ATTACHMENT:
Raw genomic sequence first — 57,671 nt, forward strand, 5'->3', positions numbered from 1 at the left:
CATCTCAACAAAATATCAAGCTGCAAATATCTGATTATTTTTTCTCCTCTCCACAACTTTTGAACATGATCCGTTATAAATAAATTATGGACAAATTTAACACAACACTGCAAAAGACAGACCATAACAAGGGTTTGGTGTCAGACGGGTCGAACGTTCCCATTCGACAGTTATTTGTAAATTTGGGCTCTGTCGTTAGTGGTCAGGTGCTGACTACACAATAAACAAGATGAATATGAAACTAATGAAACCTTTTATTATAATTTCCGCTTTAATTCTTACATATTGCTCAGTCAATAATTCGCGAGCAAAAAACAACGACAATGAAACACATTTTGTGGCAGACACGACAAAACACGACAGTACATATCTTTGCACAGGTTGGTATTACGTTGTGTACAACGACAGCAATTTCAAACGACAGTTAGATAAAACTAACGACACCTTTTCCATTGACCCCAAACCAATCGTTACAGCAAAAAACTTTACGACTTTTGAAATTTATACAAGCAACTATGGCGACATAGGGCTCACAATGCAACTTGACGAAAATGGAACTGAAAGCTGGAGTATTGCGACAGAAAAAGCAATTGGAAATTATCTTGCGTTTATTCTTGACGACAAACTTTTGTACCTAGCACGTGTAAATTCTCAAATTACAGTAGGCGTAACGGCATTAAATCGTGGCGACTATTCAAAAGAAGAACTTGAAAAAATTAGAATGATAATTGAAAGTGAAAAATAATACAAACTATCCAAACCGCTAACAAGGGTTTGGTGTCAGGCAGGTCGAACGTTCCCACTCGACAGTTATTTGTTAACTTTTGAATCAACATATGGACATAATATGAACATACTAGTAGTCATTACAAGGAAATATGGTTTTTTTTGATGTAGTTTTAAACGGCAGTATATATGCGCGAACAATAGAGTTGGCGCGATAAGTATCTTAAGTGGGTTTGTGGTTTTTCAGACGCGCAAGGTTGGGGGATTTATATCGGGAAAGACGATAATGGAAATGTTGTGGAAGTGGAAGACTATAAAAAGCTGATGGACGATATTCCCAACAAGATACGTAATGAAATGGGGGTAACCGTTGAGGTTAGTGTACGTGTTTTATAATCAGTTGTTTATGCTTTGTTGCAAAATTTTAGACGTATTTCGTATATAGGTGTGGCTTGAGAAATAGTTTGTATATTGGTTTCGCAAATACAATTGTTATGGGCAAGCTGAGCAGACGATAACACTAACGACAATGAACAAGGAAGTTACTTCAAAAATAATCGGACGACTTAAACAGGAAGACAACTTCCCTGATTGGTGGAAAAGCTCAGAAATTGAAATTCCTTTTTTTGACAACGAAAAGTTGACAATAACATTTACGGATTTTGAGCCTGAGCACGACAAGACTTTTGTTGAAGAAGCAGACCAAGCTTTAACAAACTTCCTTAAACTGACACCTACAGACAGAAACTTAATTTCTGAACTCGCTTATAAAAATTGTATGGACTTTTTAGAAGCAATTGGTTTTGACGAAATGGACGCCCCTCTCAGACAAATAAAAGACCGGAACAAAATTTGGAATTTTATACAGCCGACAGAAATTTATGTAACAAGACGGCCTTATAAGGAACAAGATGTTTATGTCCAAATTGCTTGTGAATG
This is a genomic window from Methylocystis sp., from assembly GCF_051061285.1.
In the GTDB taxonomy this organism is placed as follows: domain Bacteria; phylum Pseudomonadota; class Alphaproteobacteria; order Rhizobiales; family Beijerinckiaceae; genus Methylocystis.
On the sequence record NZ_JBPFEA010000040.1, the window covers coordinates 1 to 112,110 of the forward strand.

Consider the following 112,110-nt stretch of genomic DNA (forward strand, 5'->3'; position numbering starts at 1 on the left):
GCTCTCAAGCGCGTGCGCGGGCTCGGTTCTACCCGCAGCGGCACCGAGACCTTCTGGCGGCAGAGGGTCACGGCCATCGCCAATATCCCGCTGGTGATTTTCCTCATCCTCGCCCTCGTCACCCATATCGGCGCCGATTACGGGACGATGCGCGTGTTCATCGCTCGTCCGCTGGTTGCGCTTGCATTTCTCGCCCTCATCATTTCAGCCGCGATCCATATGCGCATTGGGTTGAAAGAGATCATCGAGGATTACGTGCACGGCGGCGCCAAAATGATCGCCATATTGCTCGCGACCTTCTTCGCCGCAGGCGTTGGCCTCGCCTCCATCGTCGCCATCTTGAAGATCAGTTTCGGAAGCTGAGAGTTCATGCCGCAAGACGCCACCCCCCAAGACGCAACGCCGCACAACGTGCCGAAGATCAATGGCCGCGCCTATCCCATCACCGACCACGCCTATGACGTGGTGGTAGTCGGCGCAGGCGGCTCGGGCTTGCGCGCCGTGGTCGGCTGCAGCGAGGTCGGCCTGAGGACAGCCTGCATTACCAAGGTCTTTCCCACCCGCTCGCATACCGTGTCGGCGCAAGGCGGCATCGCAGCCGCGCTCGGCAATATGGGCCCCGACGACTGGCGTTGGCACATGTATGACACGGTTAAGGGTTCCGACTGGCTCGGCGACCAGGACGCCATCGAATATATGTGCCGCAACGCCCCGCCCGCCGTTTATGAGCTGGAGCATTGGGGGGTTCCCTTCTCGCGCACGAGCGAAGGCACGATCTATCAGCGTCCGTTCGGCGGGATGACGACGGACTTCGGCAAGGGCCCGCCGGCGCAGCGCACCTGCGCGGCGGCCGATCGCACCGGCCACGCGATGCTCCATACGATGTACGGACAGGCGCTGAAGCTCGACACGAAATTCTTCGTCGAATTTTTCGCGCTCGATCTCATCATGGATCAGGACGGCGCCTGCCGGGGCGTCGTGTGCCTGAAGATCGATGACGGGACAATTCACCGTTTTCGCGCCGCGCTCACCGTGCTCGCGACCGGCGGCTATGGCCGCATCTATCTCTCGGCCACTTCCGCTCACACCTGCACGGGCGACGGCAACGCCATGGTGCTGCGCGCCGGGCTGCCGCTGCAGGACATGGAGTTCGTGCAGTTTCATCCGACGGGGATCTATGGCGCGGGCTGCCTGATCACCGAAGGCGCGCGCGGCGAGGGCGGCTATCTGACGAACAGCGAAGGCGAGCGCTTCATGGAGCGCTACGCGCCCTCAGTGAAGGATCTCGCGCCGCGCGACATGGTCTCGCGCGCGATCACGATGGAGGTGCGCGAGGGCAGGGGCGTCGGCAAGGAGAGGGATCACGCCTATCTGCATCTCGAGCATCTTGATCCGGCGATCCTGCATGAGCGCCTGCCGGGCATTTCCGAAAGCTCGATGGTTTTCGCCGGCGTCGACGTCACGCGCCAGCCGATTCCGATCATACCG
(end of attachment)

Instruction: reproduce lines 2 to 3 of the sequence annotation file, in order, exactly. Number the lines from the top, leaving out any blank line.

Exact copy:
CATCTCAACAAAATATCAAGCTGCAAATATCTGATTATTTTTTCTCCTCTCCACAACTTTTGAACATGATCCGTTATAAATAAATTATGGACAAATTTAACACAACACTGCAAAAGACAGACCATAACAAGGGTTTGGTGTCAGACGGGTCGAACGTTCCCATTCGACAGTTATTTGTAAATTTGGGCTCTGTCGTTAGTGGTCAGGTGCTGACTACACAATAAACAAGATGAATATGAAACTAATGAAACCTTTTATTATAATTTCCGCTTTAATTCTTACATATTGCTCAGTCAATAATTCGCGAGCAAAAAACAACGACAATGAAACACATTTTGTGGCAGACACGACAAAACACGACAGTACATATCTTTGCACAGGTTGGTATTACGTTGTGTACAACGACAGCAATTTCAAACGACAGTTAGATAAAACTAACGACACCTTTTCCATTGACCCCAAACCAATCGTTACAGCAAAAAACTTTACGACTTTTGAAATTTATACAAGCAACTATGGCGACATAGGGCTCACAATGCAACTTGACGAAAATGGAACTGAAAGCTGGAGTATTGCGACAGAAAAAGCAATTGGAAATTATCTTGCGTTTATTCTTGACGACAAACTTTTGTACCTAGCACGTGTAAATTCTCAAATTACAGTAGGCGTAACGGCATTAAATCGTGGCGACTATTCAAAAGAAGAACTTGAAAAAATTAGAATGATAATTGAAAGTGAAAAATAATACAAACTATCCAAACCGCTAACAAGGGTTTGGTGTCAGGCAGGTCGAACGTTCCCACTCGACAGTTATTTGTTAACTTTTGAATCAACATATGGACATAATATGAACATACTAGTAGTCATTACAAGGAAATATGGTTTTTTTTGATGTAGTTTTAAACGGCAGTATATATGCGCGAACAATAGAGTTGGCGCGATAAGTATCTTAAGTGGGTTTGTGGTTTTTCAGACGCGCAAGGTTGGGGGATTTATATCGGGAAAGACGATAATGGAAATGTTGTGGAAGTGGAAGACTATAAAAAGCTGATGGACGATATTCCCAACAAGATACGTAATGAAATGGGGGTAACCGTTGAGGTTAGTGTACGTGTTTTATAATCAGTTGTTTATGCTTTGTTGCAAAATTTTAGACGTATTTCGTATATAGGTGTGGCTTGAGAAATAGTTTGTATATTGGTTTCGCAAATACAATTGTTATGGGCAAGCTGAGCAGACGATAACACTAACGACAATGAACAAGGAAGTTACTTCAAAAATAATCGGACGACTTAAACAGGAAGACAACTTCCCTGATTGGTGGAAAAGCTCAGAAATTGAAATTCCTTTTTTTGACAACGAAAAGTTGACAATAACATTTACGGATTTTGAGCCTGAGCACGACAAGACTTTTGTTGAAGAAGCAGACCAAGCTTTAACAAACTTCCTTAAACTGACACCTACAGACAGAAACTTAATTTCTGAACTCGCTTATAAAAATTGTATGGACTTTTTAGAAGCAATTGGTTTTGACGAAATGGACGCCCCTCTCAGACAAATAAAAGACCGGAACAAAATTTGGAATTTTATACAGCCGACAGAAATTTATGTAACAAGACGGCCTTATAAGGAACAAGATGTTTATGTCCAAATTGCTTGTGAATG
This is a genomic window from Methylocystis sp., from assembly GCF_051061285.1.